“We have 4,000 members, we provide wonderful education and networking opportunities and we are financially strong. As one of my favorite books (“Good to Great” by Jim Collins) points out, ‘good is the enemy of great.’ We should have 40,000 members instead of 4,000; there are easily that many out there,” says McCutcheon.
“We need to make sure our programs are world class and we need to make sure we provide the strong voice for our industry in Washington and local communities. I plan to challenge the organization to become great!” he adds.
McCutcheon is no newcomer to the industry. He worked at a country club during high school and college, and went to college initially as an economics major and switched to landscape architecture, looking to pursue a career as a golf course designer.
“I was never a very good landscape architect, but I was pretty good at selling and running a business. I was hired by an apartment developer (Post Properties) out of college to form a new landscape company for them. I ended up buying that company with a couple of partners in 2001 and we formed HighGrove Partners.”
McCutcheon bought out both partners in the last few years and is now the sole owner of the $15-million company with approximately 200 people. His firm offers commercial maintenance and related services (turf care, irrigation, etc.), which generates about two-thirds of its revenue. It also provides some design and construction services.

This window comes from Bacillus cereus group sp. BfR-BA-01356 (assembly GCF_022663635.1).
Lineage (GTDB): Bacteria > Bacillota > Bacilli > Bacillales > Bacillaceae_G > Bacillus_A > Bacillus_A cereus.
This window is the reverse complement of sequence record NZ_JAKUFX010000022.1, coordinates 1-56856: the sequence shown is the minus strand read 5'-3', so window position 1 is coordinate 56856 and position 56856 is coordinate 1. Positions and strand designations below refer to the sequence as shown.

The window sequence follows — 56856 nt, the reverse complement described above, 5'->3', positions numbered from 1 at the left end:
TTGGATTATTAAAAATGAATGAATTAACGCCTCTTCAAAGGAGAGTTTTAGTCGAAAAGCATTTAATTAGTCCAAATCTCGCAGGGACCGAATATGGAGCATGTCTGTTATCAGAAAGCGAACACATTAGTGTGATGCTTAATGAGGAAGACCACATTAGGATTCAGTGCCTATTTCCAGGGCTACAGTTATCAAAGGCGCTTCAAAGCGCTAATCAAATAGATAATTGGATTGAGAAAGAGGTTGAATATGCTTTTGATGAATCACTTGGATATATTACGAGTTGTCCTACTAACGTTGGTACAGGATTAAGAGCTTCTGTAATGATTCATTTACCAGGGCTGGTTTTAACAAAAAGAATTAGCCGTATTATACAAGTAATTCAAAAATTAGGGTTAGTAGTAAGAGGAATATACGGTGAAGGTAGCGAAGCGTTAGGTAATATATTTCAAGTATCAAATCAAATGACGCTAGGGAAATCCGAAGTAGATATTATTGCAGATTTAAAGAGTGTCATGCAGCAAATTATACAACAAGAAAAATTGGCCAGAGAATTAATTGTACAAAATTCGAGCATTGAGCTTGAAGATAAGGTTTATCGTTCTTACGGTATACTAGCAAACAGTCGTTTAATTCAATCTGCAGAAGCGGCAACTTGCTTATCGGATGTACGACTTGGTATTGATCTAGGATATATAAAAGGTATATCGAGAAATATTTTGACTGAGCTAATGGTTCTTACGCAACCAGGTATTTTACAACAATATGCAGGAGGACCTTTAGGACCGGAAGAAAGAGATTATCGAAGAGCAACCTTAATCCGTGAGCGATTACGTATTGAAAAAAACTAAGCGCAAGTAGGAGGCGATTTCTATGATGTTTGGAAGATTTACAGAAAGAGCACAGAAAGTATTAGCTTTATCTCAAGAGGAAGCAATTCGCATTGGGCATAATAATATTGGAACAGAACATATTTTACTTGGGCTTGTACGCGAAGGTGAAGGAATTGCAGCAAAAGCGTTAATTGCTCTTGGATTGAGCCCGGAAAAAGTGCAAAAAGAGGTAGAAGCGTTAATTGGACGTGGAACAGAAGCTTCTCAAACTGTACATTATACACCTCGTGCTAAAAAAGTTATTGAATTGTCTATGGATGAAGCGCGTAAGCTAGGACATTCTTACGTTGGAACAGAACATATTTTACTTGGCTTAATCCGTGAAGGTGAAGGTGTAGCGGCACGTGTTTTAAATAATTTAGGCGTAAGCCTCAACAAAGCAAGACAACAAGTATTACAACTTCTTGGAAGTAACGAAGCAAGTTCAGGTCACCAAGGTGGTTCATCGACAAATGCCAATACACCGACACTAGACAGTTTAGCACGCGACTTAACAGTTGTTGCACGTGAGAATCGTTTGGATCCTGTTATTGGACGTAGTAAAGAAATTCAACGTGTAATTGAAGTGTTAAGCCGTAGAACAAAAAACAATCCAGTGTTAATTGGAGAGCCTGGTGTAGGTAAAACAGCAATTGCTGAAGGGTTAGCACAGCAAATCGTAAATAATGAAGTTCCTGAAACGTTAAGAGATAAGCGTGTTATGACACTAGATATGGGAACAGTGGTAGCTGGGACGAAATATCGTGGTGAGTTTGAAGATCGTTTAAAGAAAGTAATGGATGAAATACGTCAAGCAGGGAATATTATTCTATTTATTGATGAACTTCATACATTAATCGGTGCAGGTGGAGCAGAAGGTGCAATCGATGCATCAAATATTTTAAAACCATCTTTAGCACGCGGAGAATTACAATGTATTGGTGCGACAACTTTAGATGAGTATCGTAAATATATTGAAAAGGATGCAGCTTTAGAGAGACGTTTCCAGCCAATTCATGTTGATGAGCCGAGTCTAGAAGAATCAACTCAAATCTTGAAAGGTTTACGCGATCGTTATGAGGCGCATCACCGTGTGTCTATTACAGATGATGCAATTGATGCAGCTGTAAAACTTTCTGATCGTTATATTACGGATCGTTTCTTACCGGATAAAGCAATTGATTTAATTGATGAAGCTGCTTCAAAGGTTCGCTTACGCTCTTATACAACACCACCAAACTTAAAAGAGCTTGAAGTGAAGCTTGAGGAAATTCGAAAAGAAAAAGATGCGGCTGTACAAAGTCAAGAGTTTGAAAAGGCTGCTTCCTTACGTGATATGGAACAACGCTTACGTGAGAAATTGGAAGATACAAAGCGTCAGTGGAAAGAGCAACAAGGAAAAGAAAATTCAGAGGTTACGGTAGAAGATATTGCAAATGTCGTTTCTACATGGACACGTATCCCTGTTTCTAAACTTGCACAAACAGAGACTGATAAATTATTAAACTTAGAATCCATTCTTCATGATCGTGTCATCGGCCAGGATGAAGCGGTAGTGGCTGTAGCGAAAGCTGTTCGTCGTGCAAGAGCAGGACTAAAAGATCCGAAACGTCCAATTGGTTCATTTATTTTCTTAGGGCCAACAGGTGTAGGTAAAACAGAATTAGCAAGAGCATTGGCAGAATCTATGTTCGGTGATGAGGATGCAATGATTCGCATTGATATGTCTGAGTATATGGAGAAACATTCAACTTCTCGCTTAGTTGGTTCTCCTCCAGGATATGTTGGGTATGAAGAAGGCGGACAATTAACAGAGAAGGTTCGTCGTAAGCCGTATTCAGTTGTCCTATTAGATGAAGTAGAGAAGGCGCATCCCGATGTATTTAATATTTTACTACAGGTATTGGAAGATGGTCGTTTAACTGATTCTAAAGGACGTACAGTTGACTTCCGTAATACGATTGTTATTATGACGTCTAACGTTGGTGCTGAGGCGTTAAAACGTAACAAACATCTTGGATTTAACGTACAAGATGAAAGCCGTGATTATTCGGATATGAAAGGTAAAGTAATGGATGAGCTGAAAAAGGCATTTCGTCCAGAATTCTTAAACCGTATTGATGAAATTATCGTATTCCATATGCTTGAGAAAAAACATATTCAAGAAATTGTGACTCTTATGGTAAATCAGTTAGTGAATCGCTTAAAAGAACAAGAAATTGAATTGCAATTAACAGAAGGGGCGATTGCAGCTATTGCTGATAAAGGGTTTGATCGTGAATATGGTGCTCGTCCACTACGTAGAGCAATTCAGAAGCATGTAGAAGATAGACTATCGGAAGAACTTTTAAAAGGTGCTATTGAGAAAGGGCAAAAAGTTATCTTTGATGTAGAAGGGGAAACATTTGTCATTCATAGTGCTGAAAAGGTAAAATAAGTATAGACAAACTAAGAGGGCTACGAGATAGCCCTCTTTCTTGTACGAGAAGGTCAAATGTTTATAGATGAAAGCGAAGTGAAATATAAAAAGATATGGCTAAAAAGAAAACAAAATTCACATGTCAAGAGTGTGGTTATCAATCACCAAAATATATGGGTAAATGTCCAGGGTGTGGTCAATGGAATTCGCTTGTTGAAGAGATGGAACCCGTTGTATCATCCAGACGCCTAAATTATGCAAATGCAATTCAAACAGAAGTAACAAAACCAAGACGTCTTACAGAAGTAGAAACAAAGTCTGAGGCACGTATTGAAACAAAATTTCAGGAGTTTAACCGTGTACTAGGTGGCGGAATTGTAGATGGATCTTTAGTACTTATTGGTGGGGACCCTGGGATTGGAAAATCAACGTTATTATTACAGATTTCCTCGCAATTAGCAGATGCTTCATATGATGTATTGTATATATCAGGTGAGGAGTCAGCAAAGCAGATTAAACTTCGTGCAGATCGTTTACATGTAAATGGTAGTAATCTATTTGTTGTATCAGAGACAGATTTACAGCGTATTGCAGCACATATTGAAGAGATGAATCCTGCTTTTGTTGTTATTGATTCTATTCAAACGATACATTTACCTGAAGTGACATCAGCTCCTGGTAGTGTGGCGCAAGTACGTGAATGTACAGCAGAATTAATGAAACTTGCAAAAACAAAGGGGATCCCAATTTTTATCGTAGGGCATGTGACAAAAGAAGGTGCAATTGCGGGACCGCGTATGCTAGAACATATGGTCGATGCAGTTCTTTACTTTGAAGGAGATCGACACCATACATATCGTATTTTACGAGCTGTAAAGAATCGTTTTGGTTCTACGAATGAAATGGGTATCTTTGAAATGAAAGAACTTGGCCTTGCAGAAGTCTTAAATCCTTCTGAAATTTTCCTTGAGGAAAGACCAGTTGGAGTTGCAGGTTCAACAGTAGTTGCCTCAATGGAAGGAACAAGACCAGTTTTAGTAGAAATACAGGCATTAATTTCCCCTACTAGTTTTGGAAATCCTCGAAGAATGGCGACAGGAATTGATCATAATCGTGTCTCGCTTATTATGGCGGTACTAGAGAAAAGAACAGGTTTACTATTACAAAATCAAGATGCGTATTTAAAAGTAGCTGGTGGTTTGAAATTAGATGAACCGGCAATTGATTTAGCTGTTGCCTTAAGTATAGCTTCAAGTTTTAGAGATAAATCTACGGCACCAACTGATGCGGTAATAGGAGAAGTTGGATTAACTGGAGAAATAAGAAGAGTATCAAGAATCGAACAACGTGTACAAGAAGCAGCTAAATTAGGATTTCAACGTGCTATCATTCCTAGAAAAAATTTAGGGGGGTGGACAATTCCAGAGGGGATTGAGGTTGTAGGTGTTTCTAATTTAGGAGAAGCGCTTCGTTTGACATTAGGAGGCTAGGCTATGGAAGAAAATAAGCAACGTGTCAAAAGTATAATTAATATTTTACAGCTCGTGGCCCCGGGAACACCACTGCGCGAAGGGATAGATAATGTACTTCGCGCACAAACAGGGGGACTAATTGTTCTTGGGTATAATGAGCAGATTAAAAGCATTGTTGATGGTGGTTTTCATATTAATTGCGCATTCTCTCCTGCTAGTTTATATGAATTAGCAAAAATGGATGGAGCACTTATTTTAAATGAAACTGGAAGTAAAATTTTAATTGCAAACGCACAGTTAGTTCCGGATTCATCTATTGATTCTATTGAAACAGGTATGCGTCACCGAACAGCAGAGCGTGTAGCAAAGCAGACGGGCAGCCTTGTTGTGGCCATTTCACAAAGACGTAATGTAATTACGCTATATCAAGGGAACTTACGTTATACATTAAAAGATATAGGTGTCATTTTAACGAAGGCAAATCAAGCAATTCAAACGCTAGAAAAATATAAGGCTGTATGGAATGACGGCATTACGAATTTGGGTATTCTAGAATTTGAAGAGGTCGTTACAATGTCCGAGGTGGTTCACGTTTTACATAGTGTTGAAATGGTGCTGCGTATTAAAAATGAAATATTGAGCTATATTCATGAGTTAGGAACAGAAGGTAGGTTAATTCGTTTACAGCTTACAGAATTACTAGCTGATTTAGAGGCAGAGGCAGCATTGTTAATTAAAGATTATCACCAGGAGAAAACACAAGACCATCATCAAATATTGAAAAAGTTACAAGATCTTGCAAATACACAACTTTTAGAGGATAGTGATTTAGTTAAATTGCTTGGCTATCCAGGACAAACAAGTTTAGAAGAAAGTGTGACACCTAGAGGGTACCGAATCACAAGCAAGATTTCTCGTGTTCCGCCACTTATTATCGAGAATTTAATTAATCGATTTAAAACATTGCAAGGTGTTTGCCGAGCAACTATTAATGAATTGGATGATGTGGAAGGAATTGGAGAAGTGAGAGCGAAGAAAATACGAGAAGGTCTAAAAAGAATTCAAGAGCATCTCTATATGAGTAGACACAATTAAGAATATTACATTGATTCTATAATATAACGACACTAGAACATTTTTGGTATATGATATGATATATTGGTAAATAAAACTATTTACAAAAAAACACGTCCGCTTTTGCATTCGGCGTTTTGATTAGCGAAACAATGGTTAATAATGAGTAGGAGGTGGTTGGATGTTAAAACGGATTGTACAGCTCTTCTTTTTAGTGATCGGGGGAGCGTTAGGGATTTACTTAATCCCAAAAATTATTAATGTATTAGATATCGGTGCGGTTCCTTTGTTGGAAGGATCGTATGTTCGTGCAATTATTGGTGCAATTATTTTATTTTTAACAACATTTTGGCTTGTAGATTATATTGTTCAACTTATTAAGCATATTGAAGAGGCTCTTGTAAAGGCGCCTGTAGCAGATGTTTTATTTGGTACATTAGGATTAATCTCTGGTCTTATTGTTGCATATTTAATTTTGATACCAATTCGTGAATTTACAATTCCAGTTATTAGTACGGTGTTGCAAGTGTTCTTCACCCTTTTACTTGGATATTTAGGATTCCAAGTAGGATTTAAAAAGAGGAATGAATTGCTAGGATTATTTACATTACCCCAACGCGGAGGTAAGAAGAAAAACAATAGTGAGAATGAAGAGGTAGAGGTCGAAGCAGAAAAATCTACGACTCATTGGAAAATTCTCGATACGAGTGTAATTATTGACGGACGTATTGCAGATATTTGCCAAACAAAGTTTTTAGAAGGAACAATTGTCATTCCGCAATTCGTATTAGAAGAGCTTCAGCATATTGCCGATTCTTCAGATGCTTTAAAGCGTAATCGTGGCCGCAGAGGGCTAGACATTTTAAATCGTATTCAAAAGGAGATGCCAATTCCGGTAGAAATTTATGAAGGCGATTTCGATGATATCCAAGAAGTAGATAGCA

McCutcheon attended his first Associated Landscape contractors of America event in 1995 in Fort Worth, Texas. ALCA and the Professional Lawn Care Association of America merged to create NALP in 2005.
“It was a huge eye-opener for me. I realized that there were some incredible people building great companies. I wanted to learn from them. I reached out to people and I was amazed at how willing they were to help me,” he recalls.
McCutcheon began volunteering for NALP committees, subcommittees and specialty groups in 1998, and then continued being invited to participate and chair these teams, including the Student Career Days Subcommittee, the Crystal Ball Subcommittee and the NALP Academic Excellence Foundation, as well as the Board of Directors.
This year he was named as president-elect of NALP’s board of directors, taking on the role of association treasurer.
“I have gained so much from the organization and the network I have built through it that I had to do more to give back. It is a great honor for me to have this opportunity,” he says.
McCutcheon says that the NALP management team, which consists of officers of the NALP Board, are meeting in May to look ahead toward next year.
“It will be focused on and refined with our two-day strategic planning meeting in D.C. in July,” he says. At this point, the beginning stages will start to form to take the association from good to great.
“We will certainly look at everything we do in the association in an effort to make it great. Finding a plan that provides a true win-win-win for the members, state associations and the national association will be a big part of the plan,” he explains. “It is not like flipping a switch, it will take time but we will create a compelling and motivating vision and tie it to a plan to make it happen.”
This post was originally published in May 2014 and has been updated for accuracy and comprehensiveness.